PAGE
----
Like many coral species, Leptoria phrygia is zooxanthellate, which means that its tissues contain large numbers of single-celled algae called zooxanthellae. The coral and the algae have a symbiotic relationship, in which the algae gain a stable environment within the coral's tissues, while the coral receives nutrients produced by the algae through photosynthesis. By harnessing the sun's energy in this way, corals are able to grow rapidly and form vast reef structures, but are constrained to live near the water surface (3).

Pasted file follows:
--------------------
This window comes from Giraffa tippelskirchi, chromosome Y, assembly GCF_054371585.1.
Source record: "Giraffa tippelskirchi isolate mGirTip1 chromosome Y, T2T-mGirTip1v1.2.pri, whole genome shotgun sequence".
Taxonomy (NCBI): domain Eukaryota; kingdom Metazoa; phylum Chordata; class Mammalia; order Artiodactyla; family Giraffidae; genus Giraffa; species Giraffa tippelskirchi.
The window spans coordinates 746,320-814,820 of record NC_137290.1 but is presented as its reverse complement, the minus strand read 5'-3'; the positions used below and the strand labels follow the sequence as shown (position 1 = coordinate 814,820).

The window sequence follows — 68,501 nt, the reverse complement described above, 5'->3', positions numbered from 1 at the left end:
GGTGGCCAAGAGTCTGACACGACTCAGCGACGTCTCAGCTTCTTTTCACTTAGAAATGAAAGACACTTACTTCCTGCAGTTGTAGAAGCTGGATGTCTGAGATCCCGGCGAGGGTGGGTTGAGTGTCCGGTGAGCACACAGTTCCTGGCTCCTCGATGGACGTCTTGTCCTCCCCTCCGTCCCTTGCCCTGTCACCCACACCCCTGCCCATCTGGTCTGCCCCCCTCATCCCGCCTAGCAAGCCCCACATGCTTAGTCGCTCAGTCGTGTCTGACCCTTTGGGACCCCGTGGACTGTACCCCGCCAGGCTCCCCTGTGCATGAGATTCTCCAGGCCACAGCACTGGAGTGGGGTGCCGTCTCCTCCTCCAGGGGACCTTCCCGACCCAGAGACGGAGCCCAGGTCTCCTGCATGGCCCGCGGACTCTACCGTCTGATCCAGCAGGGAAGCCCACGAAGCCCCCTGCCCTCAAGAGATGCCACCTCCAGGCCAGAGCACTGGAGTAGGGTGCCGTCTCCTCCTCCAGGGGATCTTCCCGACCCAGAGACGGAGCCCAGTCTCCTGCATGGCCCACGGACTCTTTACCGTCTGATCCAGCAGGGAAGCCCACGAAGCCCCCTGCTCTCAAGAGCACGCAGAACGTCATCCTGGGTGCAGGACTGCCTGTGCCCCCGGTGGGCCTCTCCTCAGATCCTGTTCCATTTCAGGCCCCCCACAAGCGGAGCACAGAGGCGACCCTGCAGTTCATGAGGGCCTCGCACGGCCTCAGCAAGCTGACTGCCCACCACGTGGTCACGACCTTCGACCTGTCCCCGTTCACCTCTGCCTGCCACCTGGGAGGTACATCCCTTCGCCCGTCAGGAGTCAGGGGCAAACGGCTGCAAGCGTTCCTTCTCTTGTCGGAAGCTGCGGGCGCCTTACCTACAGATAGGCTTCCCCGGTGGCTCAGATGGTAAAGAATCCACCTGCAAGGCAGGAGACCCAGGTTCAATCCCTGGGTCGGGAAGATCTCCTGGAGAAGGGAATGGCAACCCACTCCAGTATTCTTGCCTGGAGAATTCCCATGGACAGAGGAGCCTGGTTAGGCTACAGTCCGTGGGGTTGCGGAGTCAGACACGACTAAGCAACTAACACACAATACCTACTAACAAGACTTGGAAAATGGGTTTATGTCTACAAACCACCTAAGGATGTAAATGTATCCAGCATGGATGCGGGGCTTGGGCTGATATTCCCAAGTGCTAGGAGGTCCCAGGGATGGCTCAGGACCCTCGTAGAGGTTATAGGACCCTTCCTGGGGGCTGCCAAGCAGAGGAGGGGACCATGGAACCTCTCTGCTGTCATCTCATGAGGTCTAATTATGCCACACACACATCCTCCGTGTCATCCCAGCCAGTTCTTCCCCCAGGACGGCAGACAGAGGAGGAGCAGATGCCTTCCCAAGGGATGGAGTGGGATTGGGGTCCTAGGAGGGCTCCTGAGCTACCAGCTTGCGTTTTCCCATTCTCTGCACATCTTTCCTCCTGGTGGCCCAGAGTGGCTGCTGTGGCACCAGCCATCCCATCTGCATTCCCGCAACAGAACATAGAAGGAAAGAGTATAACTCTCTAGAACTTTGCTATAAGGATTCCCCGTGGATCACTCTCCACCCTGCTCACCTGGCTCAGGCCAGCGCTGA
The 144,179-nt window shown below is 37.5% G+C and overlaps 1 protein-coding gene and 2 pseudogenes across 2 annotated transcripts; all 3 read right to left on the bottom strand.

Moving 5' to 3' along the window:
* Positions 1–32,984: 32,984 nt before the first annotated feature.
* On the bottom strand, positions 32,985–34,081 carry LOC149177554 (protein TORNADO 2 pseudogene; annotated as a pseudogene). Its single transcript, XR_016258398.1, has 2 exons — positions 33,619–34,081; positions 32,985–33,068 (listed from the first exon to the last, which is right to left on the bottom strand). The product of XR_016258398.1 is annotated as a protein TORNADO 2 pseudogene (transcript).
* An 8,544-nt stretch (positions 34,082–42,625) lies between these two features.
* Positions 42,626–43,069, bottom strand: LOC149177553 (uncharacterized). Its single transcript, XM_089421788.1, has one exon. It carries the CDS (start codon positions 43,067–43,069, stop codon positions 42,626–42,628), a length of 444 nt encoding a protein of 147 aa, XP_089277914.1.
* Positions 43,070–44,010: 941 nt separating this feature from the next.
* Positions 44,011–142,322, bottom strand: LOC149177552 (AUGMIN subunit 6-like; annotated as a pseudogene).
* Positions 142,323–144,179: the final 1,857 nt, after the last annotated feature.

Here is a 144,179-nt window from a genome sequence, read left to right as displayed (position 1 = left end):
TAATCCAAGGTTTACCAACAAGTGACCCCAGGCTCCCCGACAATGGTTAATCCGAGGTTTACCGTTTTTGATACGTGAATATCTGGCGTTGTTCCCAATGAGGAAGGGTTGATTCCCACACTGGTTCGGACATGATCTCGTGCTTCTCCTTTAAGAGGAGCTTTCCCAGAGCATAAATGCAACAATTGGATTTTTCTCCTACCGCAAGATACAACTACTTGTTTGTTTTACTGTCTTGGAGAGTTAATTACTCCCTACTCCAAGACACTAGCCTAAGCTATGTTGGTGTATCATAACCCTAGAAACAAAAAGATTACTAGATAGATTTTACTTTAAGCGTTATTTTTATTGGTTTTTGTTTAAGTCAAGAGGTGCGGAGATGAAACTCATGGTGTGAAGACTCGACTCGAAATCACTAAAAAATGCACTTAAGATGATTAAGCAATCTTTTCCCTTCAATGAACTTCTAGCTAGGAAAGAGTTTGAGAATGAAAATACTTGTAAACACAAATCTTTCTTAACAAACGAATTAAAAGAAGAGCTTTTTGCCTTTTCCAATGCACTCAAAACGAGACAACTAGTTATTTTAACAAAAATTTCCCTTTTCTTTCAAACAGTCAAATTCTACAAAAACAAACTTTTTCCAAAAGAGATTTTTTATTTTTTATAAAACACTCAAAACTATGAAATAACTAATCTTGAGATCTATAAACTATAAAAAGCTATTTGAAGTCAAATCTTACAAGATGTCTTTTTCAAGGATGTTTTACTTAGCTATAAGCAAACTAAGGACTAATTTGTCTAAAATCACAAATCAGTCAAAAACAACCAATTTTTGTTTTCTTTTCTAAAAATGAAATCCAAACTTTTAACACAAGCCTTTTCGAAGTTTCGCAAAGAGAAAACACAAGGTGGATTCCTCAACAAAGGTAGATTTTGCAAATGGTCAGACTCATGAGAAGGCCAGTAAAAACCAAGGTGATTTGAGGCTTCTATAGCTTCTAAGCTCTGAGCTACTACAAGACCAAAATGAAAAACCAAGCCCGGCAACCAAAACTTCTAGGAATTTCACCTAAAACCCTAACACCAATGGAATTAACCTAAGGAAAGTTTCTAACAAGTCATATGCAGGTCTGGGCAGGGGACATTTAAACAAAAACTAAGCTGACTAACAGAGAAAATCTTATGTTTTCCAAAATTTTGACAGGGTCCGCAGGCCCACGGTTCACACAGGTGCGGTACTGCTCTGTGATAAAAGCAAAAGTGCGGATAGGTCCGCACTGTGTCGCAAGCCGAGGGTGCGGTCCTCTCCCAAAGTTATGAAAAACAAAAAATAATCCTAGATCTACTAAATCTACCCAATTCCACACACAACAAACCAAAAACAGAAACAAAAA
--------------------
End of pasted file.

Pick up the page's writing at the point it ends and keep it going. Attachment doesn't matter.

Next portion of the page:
Leptoria phrygia is capable of both asexual reproduction, whereby the polyps proliferate through the production of clones, and by sexual reproduction. As a hermaphroditic species, each colony of Leptoria phrygia produces both sperm and eggs, which are released simultaneously in a single, annual spawning event that takes place over the course of several days. The exact timing of the release is linked to the season and to the phase of the moon, for example, Leptoria phrygia colonies in Australia spawn in December during the last quarter of the lunar cycle (4). The fertilised eggs develop into planktonic larvae, which travel through the water column, before settling and metamorphosing into sessile polyps (5).